Condo occupancy is now back on track after a downturn that saw one Northshore developer go into foreclosure and others flirt with disaster, said George Bright, developer of One North Shore.
"I think the whole housing market has just gotten stronger, starting last fall," Bright said.
Bright has sold $9.17 million worth of condos so far in 2012, and $12.3 million since the market picked up in late 2011, he said.
"We sold seven condos in July, and that's a record," he said.
New resident Chuck Gore said he was drawn to Chattanooga from Houston because downtown fits in with his outdoor lifestyle.
"I'm really into the convenience of everything being just right around me," Gore said. "I saw all the cycle shops, saw the footbridge and waterway, that's what led me to say I wanted to make a change from Houston and kind of hit the restart button, quite frankly."
Gore is part of a new wave of residents hitting Chattanooga's downtown condo market -- a market that was almost suffocated in the cradle.
Several high-profile condo projects put units on sale just as the bottom fell out of the real estate market in 2007 and 2008.
Subsequent price cuts meant that developers would break even at best, and most were forced to begin leasing space that was originally meant to be sold.
The eternal optimism of some downtown boosters never faded, however, even in the worst real estate market since the Great Depression.
Chattanooga didn't experience a crash, it was a temporary downturn or a bit of bad timing, they said.
Now, their faith has been rewarded with resurgent sales.
"We lost quite a few buyers in 2008 when recession hit, but between what's closed and under contract, we're 70 percent sold right now," Bright said.
That's up from 50 percent from June 2011.
"If we were in Atlanta, you'd be lucky to have two-thirds of that," Bright said.
Other developments are reporting similar growth spurts.
The Parkview Condos at Museum Bluffs are down to 14 available dwelling units of the orginal 107, said Darlene Brown, an agent for Real Estate Partners, and the high-visability Bridgeview on Northshore development is down to just three units.
While a large number of occupants are leasing, not buying, that's still a big jump from this time last year.
In 2011, only a third of Bridgeview's units were sold and the rest were leased to bring in much-needed cash, according to news reports.
While price flexibility was part of the equation, the big story has been increased interest from buyers, Brown said.
"People have sat around and not done anything for so long, saying 'let's wait until November and see what happens after the election,' " Brown said. "But when you have interest rates as low as they are, you can't afford not to look at buying a home now."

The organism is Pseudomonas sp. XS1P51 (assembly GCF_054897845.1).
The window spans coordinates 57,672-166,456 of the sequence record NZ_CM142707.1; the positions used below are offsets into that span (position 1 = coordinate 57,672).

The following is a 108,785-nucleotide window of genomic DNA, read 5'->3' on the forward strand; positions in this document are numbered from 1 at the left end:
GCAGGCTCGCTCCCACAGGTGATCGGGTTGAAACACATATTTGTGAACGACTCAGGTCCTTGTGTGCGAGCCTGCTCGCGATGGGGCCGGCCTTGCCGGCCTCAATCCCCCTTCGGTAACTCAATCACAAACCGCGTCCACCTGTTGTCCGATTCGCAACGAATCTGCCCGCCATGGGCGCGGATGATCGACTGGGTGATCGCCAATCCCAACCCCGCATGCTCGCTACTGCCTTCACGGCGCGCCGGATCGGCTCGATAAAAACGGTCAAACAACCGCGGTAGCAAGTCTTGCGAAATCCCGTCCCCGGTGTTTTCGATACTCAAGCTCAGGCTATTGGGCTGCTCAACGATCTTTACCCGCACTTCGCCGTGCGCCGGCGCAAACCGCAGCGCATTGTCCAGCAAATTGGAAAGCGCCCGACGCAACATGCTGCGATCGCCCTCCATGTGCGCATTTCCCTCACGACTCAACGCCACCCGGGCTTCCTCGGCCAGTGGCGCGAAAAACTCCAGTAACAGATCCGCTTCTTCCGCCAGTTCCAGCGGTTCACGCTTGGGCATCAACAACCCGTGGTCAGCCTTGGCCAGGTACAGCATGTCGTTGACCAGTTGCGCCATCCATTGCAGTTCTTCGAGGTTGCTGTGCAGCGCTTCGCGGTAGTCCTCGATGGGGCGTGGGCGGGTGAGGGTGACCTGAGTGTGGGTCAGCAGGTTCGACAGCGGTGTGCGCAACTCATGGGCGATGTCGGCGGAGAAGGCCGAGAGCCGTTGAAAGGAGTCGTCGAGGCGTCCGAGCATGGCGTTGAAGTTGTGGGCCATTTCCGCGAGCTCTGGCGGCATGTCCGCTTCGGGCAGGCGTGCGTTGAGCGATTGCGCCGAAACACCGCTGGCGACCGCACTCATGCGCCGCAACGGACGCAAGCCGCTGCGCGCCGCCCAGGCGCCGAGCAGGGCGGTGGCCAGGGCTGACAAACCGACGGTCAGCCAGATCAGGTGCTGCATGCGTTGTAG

Units at The 417 on Frazier, which lost former developer Whitehall Properties to foreclosure, is also selling units more briskly, said James Perry, head of The James Company.
Buyers are especially eager to snap up condos that cost from $175,000 to $225,000, on the lower-end of the price spectrum, he said.
"Last year we started getting lookers again, which was good, but they just really were comparison shopping," Perry said. "Now they're actually starting to pull the trigger and submit offers to purchase."
Only one of the original 12 condos remain unsold, he said, though a handful are available on the secondary market.
Rebecca Potts, sales manager at The Terrace at Frazier, said seven of the 16 condos have sold, with "quality traffic picking up tremendously."
Buyers remain mostly interested in the low end, but second and third visits are up, Potts said, which is a good sign.
"To me, that says there are a lot more serious buyers out there than tire kickers," she said.
While residential condo sales are still recovering, retail space in those same buildings is nearly sold-out.
The Terrace at Frazier has been full for almost a year, said Potts.
One North Shore has only two small retail spaces left, Bright said, and is over 90 percent leased.
Linda Carlton, office manager for Keller Williams office in One North Shore, said the firm "plans to stay" in its current location, where it has remained since 2010.
"This is an up-and-coming area," Carlton said. You get a lot of visibility here, you get a great view and and the agents can walk to restaurants. We've even got a park next to us."
Rob Stephens, executive vice president of sales and marketing for logistics company Giltner, said he moved his company into One North Shore because of the convenience.
"We used to be on Lee Highway, and the only place nearby was a sushi restaurant," said Stephens. "Here, there's plenty to eat close by, and there's even a place to bank within walking distance."
He actually lives above his office, and his work commute consists of walking downstairs.
"Good workers have a choice about their work environment, and they're going to choose a place they feel comfortable in." he said. "My business dictates that I need to be close by, and this is about as close as you can get."